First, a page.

Once Indians attain expertise over internal yoga, it would enable India to again reassert itself as a civilization with pre-eminence of Knowledge and Consciousness. In March 1917 he wrote about the importance of Knowledge in the growth of civilization:


Civilisation can never be safe so long as, confining the cultured mentality to a small minority, it nourishes in its bosom a tremendous mass of ignorance, a multitude, a proletariate. Either knowledge must enlarge itself from above or be always in danger of submergence by the ignorant night from below. Still more must it be unsafe, if it allows enormous numbers of men to exist outside its pale uninformed by its light, full of the natural vigour of the barbarian, who may at any moment seize upon the physical weapons of the civilised without undergoing an intellectual transformation by their culture.... Knowledge must be aggressive, if it wishes to survive and perpetuate itself; to leave an extensive ignorance either below or around it, is to expose humanity to the perpetual danger of a barbaric relapse.


Writing so vehemently about this Civilizational Resurgence, Aurobindo lamented over the pervading despondency due to the lack of thought power, which was crucial for the rise of India as a World Guru.


Barin Ghose, Sri Aurobindo's brother, was sentenced to death in the Alipore Bomb Case. On appeal his sentence was commuted to deportation for life to the Andamans. After an amnesty he was released early in 1920. Thereafter he sought Sri Aurobindo’s guidance both from a political and a spiritual perspective.


Sri Aurobindo’s reply is a big motivator for all of us to arise, awake and goad ourselves into action. 


“I believe that the main cause of India's weakness is not subjection, nor poverty, nor a lack of spirituality or Dharma, but a diminution of thought-power, the spread of ignorance in the motherland of Knowledge. Everywhere I see an inability or unwillingness to think incapacity of thought or thought-phobia. Our civilisation has become ossified, our Dharma a bigotry of externals, our spirituality a faint glimmer of light or a momentary wave of intoxication. So long as this state of things lasts, any permanent resurgence of India is impossible. We have abandoned the sadhana of Shakti and so the Shakti has abandoned us. I want the vast radiation of the sun of Knowledge and in that luminous vastness an established ecstasy of infinite love and bliss and oneness.”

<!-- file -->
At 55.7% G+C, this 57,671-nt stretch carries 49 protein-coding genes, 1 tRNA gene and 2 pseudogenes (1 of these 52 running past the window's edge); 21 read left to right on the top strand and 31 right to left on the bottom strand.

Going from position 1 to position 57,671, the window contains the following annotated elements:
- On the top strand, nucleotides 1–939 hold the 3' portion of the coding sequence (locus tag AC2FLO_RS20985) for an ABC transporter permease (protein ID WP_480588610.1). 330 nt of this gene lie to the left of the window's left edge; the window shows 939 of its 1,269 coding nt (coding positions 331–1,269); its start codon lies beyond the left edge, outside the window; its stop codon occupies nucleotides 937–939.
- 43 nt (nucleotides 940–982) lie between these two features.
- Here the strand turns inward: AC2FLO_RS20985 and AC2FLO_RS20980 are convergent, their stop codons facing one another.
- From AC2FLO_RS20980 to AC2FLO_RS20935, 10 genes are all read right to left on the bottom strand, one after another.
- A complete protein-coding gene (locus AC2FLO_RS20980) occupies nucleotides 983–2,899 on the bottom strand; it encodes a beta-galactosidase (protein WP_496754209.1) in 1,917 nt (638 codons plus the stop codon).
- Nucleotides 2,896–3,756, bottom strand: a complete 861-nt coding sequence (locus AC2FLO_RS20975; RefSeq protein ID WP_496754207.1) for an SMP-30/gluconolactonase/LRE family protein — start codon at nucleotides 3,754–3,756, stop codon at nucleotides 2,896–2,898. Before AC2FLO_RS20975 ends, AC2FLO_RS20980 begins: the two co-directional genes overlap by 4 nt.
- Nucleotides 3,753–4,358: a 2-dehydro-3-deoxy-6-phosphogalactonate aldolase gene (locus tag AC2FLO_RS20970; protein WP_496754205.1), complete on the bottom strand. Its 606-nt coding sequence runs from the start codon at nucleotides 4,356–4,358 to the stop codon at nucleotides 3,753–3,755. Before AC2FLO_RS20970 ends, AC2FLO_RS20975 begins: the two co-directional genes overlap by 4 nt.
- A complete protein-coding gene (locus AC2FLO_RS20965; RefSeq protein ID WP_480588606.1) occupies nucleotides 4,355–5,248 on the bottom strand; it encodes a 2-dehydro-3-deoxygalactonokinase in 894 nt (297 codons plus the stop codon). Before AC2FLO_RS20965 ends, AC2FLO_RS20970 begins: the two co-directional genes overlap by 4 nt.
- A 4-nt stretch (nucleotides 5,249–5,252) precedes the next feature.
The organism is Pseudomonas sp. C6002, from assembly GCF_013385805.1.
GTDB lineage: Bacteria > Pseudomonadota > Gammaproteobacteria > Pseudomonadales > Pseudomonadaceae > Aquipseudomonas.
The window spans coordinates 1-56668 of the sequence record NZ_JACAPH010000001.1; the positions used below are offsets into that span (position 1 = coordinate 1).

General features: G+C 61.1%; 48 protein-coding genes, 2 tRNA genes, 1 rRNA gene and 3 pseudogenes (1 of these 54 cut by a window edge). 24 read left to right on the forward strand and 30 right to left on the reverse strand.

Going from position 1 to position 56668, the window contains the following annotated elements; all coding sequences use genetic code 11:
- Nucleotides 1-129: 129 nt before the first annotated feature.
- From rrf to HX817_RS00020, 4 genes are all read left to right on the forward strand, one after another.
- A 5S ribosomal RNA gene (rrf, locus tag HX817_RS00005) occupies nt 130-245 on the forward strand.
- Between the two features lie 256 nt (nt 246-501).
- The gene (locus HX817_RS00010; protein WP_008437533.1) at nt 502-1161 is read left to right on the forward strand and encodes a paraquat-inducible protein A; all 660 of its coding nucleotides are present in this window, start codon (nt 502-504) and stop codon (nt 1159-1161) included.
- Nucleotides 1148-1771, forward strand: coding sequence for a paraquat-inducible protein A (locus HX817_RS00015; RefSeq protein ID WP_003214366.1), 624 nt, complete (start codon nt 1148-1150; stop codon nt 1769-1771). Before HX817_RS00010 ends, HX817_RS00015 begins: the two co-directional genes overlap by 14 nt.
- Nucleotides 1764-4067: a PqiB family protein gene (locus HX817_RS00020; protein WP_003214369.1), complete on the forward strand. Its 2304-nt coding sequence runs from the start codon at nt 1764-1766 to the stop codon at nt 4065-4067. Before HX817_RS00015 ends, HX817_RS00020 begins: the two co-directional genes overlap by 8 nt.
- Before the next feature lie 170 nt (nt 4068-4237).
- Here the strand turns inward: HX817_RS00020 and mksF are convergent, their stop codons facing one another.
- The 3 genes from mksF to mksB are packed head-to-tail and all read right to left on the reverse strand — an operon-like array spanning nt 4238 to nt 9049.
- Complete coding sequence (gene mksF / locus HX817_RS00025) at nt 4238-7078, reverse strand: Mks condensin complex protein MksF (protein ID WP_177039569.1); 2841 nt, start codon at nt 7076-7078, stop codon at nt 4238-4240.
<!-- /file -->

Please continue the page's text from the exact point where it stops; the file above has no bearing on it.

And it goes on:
Sri Aurobindo believed that this Yajna for the realization of Shakti must begin with the youth of India. His views are expressed in this letter to friend Motilal Roy where he speaks about the importance of awakened youth:


Our call is to young India. It is the young who must be the builders of the new world,not those who accept the competitive individualism, the capitalism or the materialistic communism of the West as India's future ideal, not those who are enslaved to old religious formulas and cannot believe in the acceptance and transformation of life by the spirit, but all who are free in mind and heart to accept a completer truth and labour for a greater ideal.... It is with a confident trust in the spirit that inspires us that we take our place among the standard-bearers of the new humanity that is struggling to be born amidst the chaos of a world in dissolution, and of the future India, the greater India of the rebirth that is to rejuvenate the mighty outworn body of the ancient Mother.”


In this way Sri Aurobindo wanted to introduce a comprehensive and broad nationalism which would give an impetus to the rise of India as an intellectual flagbearer for the whole world, culturally and politically. His nationalism was not just the sentiment of the political unity but a Spiritual Sadhana which all Indians must perform for the resurgence of India.


The mantra for invoking this Sadhana, he considered, was the mantra ‘Bande Matram’ given by the celebrated Bengali novelist Bankim Chandra Chatterjee in his book “Ananda Math", which Aurobindo believed had the ability to become the driving force behind India’s Political and Spiritual emancipation. It was a Religion of Patriotism which inculcated among the masses a sense of discipline to keep them motivated towards attaining a broader perspective of liberation. 


Hence, Sri Aurobindo’s thoughts are sanatan, eternal. The ideals that he set for society, being the greatest harbinger of spiritual nationalism, are relevant now and in the years to come. Indians need to follow those ideals if India has to realize the goal of Renaissance and Rejuvenescence (revival).



1. India's Rebirth by Sri Aurobindo. Edited by Michel Danino 2018. 

2. The Complete Works of Sri Aurobindo, Sabda.

3. Essays from the Karmayogins, essays in Philosophy and Yoga.

4. Essays Divine and Human, Aurobindo, The Complete Works of Sri Aurobindo, Sabda.

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Also read

1. India’s Rebirth by Sri Aurobindo

2. India’s Rejuvienation – Swami Vivekananda’s vision